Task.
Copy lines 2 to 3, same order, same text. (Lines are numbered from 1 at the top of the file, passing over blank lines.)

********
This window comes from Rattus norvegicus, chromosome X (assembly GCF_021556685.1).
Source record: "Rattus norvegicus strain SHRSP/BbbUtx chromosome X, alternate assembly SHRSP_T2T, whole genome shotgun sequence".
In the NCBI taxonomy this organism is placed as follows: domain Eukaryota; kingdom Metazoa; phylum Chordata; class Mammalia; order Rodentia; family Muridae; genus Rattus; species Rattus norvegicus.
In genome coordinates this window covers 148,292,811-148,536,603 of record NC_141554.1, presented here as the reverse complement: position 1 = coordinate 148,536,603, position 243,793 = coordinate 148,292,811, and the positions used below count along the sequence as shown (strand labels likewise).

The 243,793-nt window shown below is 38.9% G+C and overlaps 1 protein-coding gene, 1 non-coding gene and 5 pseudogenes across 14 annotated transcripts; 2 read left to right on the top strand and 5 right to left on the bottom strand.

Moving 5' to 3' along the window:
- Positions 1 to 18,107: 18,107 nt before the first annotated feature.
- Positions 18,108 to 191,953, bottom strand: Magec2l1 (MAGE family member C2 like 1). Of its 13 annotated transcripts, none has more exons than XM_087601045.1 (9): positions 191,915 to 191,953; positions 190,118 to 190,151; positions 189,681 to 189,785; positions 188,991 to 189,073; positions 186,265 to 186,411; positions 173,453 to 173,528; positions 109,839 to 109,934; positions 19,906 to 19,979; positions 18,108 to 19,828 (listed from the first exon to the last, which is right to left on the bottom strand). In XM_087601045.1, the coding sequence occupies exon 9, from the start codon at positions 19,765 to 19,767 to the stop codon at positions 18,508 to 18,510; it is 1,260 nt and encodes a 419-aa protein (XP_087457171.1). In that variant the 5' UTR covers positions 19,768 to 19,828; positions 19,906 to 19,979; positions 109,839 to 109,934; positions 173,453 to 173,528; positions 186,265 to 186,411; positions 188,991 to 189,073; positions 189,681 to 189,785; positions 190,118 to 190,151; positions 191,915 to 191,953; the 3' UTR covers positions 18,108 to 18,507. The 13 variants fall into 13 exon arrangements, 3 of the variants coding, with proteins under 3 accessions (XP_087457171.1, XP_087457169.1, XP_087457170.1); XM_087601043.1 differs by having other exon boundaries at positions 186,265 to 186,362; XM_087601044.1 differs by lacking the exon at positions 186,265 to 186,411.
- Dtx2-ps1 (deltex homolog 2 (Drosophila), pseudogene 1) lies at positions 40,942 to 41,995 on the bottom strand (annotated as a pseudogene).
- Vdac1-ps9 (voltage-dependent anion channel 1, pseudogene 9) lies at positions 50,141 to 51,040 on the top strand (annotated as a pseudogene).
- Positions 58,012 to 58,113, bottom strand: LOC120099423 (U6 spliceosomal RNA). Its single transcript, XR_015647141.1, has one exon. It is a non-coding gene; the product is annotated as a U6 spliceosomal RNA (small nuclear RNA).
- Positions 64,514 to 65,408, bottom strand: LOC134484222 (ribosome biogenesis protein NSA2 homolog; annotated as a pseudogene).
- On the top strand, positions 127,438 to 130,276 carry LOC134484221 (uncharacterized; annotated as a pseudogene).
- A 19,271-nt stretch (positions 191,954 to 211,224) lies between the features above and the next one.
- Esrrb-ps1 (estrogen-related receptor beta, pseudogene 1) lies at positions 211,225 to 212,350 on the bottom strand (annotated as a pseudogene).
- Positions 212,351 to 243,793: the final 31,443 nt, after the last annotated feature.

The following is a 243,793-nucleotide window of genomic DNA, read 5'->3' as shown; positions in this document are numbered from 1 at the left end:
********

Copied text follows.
Source record: "Rattus norvegicus strain SHRSP/BbbUtx chromosome X, alternate assembly SHRSP_T2T, whole genome shotgun sequence".
In the NCBI taxonomy this organism is placed as follows: domain Eukaryota; kingdom Metazoa; phylum Chordata; class Mammalia; order Rodentia; family Muridae; genus Rattus; species Rattus norvegicus.